If we do not understand the science of how the human body perceives colour then we cannot fully utilise the colour spectrum. Be it for art, design or photography. Therefore it is important to know how the colour vision system works. Essentially without light there would be no colours in the world. The process of giving colour to this world happens within our brains and vision system. The white looking light that you see from the sun everyday (or once a week in England) is actually made up of many different colours. First demonstrated in 1665 by Francesco Maria Grimaldi and then more famously by Isaac Newton a few years later. The ‘diffraction’ of white light through a prism as it was termed showed light being split through a prism into different colours. Figure 2. Wavelengths
Hence the discovery of the ‘spectrum’. The visual colour spectrum is made up of the six ordered colours of red, orange, yellow, green, blue and violet. These colours with the addition of Indigo are referred to as ‘visible light’ and are the full range of wavelengths (but more on that later) that the human eye can perceive. With a mixture of these colours is every colour that you are seeing right now, and infact have ever seen. The human eye cannot see anything outside of this range. In saying that human colour vision is guessed to be able to perceive around 3 million colours and the actual number could be three times that. So as Designers, Artists and photographers there are alot of ways that we can effectively express what we are trying to say using colour.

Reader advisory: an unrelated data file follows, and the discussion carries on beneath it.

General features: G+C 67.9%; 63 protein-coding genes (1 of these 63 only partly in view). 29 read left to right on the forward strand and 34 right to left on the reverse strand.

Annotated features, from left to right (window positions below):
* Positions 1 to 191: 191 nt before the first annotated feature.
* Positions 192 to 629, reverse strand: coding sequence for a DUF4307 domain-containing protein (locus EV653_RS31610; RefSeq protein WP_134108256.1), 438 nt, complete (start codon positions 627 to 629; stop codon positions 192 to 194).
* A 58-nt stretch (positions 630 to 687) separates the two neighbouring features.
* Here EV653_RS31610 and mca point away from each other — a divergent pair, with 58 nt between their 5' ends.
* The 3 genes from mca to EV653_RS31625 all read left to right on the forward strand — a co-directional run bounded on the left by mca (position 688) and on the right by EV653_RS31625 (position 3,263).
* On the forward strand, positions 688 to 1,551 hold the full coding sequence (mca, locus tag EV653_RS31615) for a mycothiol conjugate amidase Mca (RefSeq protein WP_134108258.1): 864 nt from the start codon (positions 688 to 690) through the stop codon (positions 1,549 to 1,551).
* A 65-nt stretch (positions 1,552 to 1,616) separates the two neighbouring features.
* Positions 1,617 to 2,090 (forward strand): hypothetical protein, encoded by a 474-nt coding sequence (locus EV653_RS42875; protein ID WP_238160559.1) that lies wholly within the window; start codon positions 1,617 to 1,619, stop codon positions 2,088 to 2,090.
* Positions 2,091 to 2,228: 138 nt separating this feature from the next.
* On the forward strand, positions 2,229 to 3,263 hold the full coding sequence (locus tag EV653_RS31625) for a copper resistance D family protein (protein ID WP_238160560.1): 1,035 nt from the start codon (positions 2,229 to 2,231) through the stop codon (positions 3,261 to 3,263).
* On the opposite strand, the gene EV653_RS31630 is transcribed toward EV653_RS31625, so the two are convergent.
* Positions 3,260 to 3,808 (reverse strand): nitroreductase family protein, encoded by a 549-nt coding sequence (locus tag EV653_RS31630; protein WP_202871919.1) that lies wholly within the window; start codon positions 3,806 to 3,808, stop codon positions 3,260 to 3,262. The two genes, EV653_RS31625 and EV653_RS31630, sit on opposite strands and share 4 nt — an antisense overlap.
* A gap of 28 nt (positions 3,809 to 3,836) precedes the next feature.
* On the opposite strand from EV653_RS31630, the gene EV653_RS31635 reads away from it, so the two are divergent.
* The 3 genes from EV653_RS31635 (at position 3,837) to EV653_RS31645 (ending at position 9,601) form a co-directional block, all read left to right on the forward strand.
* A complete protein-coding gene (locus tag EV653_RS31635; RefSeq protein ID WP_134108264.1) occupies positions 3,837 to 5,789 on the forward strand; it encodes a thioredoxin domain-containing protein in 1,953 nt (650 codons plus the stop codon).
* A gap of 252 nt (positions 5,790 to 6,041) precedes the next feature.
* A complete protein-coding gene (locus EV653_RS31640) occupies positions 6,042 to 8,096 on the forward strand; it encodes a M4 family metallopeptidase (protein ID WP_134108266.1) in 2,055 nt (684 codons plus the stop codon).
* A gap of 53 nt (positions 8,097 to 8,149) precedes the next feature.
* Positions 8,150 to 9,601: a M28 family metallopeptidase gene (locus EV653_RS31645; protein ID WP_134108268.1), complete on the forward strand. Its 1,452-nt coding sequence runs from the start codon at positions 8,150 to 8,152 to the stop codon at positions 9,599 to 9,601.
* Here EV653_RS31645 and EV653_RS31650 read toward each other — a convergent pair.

“Our brains and eyes act together to make extraordinary things happen in perception. Movies are sequences of still pictures. Magazine pictures are arrays of dots.” -1 Photography is an art of colour composition. Getting the correct exposure and making a photograph represent exactly how a scene looked at that point of time is impossible without the correct colour balance technology and an understanding of the human visual system.
Figure 3. R,G,B Cones
Digital Photography is culmination between art and science and has a very interesting way of dealing with light. Cameras have been designed to mimic our visual system as well as is possible. The basic Digital single-lens reflex (DSLR) camera has two main features that attempt to make the final arrangement of pixels red, green and blue look as much...